When I started dating, my life felt like a Fellini movie. I’d been with one person for thirty-two years, so going out was shiny and hyper-real. But after a while, dating became sitting around Starbucks listening to some guy in software sales lament his failed relationships. (240 calories per 16 oz chai latte.)
I didn’t realize most relationships have a “honeymoon phase” after which people devolve into themselves. Sometimes after just two bloody marys. Some people are victims of their self-imposed limitations. Other guys are just dickwads. In the interest of learning from my mistakes (don’t say “revenge,” don’t say “revenge”), here’s three type of guys to avoid.
1. The Closet Misogynist
I dated a hot, rangy cowboy with a fringe of blond hair and an evil sideways glance. But after several sizzling dates he came over to my house, swilled way too much Cabernet, and told me he could have had sex with a twenty-four year old model visiting his ranch for a photo shoot. Then he passed out drunk on my sofa.
The next day I reminded him about the model. He accused me of being jealous. Nope. Just finished.
I should have been more observant earlier. On our first date, he had discussed quantum physics. But later, he explained his views on what a woman wanted in a man. Which turned out to be a sick reverie on penis envy and submission. His relationship history showed self-imposed alienation.
He was a cowboy Don Draper. Much as I fantasize about living in the world of “Mad Men,” Don was not kind to the women in his life.
I learned that even if a guy is hot, if he has nasty views on women and/or sex, don’t hang around. I had thought “so what, he’s fun,” but he had a mean streak. I should have picked up on it sooner.
2. The Freudian Disaster
For a few months, I dated a rich, sixty-five year old artist, aka “Mr. Crankypants.” He was usually peeved about something, often thinking some long-suffering associate was trying to get something for nothing. He lived in a multi-million dollar house, but only bought these really small portions of food.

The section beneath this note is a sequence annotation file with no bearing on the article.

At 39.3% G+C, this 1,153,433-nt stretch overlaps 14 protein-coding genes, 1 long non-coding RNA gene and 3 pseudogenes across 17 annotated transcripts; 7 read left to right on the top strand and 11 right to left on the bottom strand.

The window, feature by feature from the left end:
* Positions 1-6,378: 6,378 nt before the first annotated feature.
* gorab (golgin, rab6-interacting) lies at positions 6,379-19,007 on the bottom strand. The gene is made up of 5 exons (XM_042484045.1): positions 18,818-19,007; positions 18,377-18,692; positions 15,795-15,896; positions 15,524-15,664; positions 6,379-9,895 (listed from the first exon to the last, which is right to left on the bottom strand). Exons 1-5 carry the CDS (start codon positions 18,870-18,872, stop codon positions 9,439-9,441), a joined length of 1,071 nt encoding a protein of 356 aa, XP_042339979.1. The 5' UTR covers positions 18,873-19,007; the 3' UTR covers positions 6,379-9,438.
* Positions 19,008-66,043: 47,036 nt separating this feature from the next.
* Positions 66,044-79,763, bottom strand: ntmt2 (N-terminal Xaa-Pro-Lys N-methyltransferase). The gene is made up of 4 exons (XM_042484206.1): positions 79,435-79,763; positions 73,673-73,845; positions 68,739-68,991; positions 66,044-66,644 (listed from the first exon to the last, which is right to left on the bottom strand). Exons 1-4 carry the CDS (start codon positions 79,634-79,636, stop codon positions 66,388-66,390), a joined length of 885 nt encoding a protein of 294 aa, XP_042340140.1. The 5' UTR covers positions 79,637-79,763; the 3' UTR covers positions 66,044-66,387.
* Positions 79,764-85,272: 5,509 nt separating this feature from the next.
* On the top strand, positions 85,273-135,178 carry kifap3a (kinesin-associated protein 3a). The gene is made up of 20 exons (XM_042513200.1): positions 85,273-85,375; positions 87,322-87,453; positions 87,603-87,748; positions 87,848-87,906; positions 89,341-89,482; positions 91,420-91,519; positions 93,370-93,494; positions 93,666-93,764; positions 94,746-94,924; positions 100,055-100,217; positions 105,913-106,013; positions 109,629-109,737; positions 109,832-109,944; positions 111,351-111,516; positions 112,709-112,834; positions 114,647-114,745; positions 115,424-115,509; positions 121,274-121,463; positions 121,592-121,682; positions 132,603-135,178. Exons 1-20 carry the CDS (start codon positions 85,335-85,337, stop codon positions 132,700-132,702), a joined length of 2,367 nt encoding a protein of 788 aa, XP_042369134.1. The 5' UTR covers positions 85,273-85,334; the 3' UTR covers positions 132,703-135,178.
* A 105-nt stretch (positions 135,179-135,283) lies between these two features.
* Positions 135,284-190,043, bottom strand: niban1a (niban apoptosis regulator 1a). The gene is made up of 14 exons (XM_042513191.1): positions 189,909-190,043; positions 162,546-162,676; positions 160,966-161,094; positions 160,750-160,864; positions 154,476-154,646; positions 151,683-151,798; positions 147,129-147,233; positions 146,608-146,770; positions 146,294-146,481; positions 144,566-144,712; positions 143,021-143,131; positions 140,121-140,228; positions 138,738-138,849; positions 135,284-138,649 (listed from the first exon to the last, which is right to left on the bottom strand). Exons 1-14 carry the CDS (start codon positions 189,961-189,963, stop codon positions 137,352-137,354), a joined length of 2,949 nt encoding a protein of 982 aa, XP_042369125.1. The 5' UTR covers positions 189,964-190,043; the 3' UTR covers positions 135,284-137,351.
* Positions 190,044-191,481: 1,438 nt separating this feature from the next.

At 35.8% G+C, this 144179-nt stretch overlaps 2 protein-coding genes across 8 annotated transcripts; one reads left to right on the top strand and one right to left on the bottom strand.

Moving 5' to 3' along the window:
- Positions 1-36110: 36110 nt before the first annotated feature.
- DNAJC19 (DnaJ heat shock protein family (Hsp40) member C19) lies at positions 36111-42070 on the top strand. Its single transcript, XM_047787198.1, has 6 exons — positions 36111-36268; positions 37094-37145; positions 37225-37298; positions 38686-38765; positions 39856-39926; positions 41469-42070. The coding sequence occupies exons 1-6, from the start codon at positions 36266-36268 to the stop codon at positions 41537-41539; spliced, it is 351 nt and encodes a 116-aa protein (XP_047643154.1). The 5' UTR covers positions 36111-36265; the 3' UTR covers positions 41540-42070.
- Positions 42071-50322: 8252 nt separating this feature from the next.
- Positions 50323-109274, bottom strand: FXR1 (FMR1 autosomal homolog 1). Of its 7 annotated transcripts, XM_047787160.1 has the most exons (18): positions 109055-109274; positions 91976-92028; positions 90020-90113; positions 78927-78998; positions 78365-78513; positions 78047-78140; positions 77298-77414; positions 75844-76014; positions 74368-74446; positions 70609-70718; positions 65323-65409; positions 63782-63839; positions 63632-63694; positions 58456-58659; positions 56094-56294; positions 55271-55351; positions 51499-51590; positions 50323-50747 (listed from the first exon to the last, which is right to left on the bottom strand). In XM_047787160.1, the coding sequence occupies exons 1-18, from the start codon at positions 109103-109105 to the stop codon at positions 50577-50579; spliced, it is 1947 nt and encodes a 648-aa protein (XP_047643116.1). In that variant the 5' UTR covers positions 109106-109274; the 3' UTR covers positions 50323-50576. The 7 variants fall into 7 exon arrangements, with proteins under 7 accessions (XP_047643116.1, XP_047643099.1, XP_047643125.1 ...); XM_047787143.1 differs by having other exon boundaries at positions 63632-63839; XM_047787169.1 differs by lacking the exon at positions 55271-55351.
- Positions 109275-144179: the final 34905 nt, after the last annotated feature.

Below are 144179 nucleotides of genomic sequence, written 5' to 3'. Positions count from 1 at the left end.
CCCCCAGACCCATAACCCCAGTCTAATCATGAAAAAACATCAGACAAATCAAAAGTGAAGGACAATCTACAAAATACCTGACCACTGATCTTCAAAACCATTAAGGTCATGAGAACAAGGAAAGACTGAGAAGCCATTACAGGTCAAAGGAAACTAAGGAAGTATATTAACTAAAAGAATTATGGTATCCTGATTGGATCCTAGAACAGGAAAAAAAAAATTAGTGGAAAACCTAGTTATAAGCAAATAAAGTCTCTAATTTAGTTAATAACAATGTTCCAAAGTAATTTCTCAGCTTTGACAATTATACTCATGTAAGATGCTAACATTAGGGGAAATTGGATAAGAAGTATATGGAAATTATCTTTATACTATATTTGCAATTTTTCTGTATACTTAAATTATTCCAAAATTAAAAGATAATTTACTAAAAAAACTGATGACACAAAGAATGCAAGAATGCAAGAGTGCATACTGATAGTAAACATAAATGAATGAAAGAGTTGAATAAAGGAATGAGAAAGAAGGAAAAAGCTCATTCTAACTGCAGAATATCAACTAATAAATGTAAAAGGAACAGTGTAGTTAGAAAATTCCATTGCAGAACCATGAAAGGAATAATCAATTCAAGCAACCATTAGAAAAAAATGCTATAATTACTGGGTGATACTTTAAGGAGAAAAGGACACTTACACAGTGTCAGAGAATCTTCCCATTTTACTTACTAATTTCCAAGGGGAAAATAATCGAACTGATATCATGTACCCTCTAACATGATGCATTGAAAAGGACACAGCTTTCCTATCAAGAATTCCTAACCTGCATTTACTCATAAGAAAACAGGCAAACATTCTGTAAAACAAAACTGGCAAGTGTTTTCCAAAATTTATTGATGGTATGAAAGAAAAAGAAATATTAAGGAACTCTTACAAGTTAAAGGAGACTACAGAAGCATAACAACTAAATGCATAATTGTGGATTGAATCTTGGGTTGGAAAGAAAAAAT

I could drive the forty-five minutes to see him, and he could keep changing the times we were to meet as his own schedule changed, but he could never come to see me, because, well, he just couldn’t. For the first six weeks, he was charming and chivalrous.
Then he got in a very minor car accident. I called him twice, missing him once when he was out to dinner, but it wasn’t enough. The next day, I got a nasty rant that his girlfriend should know to contact him the day after too. I never contacted him enough. And there were problems with food and with sex.
He’d previously told me about his glamorous, but withholding and self-centered mother. As he mewled on, I felt him speaking to her through me. When he had a second meltdown a couple weeks later, I asked him to stop, but he said, “his shrink did not want him to feel resentful.”
The signs: Like a child, he had to get his way, having a tantrum if he didn’t. He was uncomfortable about sex, but blamed me. He’d been in therapy for years, but hadn’t grown. I shouldn’t have been impressed because he looked great on paper. I couldn’t just slot myself into someone else’s enviable life.
3. The Potential Abuser
A few months after my husband died, I had a wonderful boyfriend. He was nine years younger with warm, tawny skin, lots of ink and a mohawk. He was “poor, broke, and hungry” (his words) but he cooked for me every night. He loved when I read my writing to him. He comforted me about my late husband.
But, he became moody and increasingly jealous. He’d say “You are mine, aren’t you?” a phrase which I’d loved at first. He said “I love you” too often. When I’d say it back he’d joke, “good, you better.”
Over time, he got upset if I even called a male friend. My clothes suddenly looked “like I’m advertising.” He’d pose tricky questions about where I was, who with, and why didn’t I answer his Facebook posts? He’d claim I’d missed dates, but I didn’t remember agreeing to them.
He discouraged me from going to yoga. A couple times when he was acting jealous, I’d ask him to leave, but he wouldn’t. To my horror, much of my conversation became “Are you mad at me? What’s wrong?”
Once I’d ended things, he tried cajoling and bargaining. He offered to see me only two nights a week. He texted how his life sucked and he really needed me now. I finally went out one night and threatened to call the police if he came to my house.
The signs included excessive jealousy, attempted isolation, bargaining. I finally trusted my instincts. And if you can relate to any of this, you need to trust your instincts too.
Ok, I feel really dumb now. Anyone else want to share?